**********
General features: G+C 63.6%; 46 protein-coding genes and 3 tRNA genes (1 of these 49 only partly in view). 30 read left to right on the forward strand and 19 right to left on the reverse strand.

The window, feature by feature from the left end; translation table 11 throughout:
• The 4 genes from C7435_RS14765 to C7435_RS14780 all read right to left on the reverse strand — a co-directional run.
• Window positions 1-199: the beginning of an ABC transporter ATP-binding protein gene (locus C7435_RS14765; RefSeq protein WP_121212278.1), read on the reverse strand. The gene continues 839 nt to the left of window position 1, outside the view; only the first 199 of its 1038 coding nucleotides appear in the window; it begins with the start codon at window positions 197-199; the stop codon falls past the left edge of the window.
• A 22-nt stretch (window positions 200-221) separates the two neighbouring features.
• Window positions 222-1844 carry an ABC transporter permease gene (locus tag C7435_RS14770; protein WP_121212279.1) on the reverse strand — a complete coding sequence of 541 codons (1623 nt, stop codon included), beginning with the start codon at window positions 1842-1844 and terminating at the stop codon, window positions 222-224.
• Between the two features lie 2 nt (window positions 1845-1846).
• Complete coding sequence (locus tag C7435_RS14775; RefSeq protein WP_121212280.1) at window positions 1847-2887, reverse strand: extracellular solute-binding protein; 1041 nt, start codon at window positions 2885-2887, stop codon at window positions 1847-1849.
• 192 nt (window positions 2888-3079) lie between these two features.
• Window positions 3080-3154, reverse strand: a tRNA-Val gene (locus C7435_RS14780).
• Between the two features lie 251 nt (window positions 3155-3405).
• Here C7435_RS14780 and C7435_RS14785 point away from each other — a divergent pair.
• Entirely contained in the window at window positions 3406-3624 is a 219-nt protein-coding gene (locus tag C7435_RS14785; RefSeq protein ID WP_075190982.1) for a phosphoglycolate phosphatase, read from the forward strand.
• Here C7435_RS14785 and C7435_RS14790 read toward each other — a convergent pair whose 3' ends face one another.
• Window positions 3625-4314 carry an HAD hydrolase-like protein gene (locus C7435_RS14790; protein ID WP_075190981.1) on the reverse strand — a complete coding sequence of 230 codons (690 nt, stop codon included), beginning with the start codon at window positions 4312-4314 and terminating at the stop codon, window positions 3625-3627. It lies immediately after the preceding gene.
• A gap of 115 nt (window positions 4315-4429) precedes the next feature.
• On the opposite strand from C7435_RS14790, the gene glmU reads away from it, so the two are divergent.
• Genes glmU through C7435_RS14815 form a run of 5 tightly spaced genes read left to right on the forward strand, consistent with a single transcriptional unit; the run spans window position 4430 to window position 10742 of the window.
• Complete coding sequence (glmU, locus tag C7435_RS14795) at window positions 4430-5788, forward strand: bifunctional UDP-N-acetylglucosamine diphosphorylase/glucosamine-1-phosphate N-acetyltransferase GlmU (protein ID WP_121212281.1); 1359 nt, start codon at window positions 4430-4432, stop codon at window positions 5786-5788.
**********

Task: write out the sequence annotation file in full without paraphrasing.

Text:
General features: G+C 63.6%; 46 protein-coding genes and 3 tRNA genes (1 of these 49 only partly in view). 30 read left to right on the forward strand and 19 right to left on the reverse strand.

The window, feature by feature from the left end; translation table 11 throughout:
• The 4 genes from C7435_RS14765 to C7435_RS14780 all read right to left on the reverse strand — a co-directional run.
• Window positions 1-199: the beginning of an ABC transporter ATP-binding protein gene (locus C7435_RS14765; RefSeq protein WP_121212278.1), read on the reverse strand. The gene continues 839 nt to the left of window position 1, outside the view; only the first 199 of its 1038 coding nucleotides appear in the window; it begins with the start codon at window positions 197-199; the stop codon falls past the left edge of the window.
• A 22-nt stretch (window positions 200-221) separates the two neighbouring features.
• Window positions 222-1844 carry an ABC transporter permease gene (locus tag C7435_RS14770; protein WP_121212279.1) on the reverse strand — a complete coding sequence of 541 codons (1623 nt, stop codon included), beginning with the start codon at window positions 1842-1844 and terminating at the stop codon, window positions 222-224.
• Between the two features lie 2 nt (window positions 1845-1846).
• Complete coding sequence (locus tag C7435_RS14775; RefSeq protein WP_121212280.1) at window positions 1847-2887, reverse strand: extracellular solute-binding protein; 1041 nt, start codon at window positions 2885-2887, stop codon at window positions 1847-1849.
• 192 nt (window positions 2888-3079) lie between these two features.
• Window positions 3080-3154, reverse strand: a tRNA-Val gene (locus C7435_RS14780).
• Between the two features lie 251 nt (window positions 3155-3405).
• Here C7435_RS14780 and C7435_RS14785 point away from each other — a divergent pair.
• Entirely contained in the window at window positions 3406-3624 is a 219-nt protein-coding gene (locus tag C7435_RS14785; RefSeq protein ID WP_075190982.1) for a phosphoglycolate phosphatase, read from the forward strand.
• Here C7435_RS14785 and C7435_RS14790 read toward each other — a convergent pair whose 3' ends face one another.
• Window positions 3625-4314 carry an HAD hydrolase-like protein gene (locus C7435_RS14790; protein ID WP_075190981.1) on the reverse strand — a complete coding sequence of 230 codons (690 nt, stop codon included), beginning with the start codon at window positions 4312-4314 and terminating at the stop codon, window positions 3625-3627. It lies immediately after the preceding gene.
• A gap of 115 nt (window positions 4315-4429) precedes the next feature.
• On the opposite strand from C7435_RS14790, the gene glmU reads away from it, so the two are divergent.
• Genes glmU through C7435_RS14815 form a run of 5 tightly spaced genes read left to right on the forward strand, consistent with a single transcriptional unit; the run spans window position 4430 to window position 10742 of the window.
• Complete coding sequence (glmU, locus tag C7435_RS14795) at window positions 4430-5788, forward strand: bifunctional UDP-N-acetylglucosamine diphosphorylase/glucosamine-1-phosphate N-acetyltransferase GlmU (protein ID WP_121212281.1); 1359 nt, start codon at window positions 4430-4432, stop codon at window positions 5786-5788.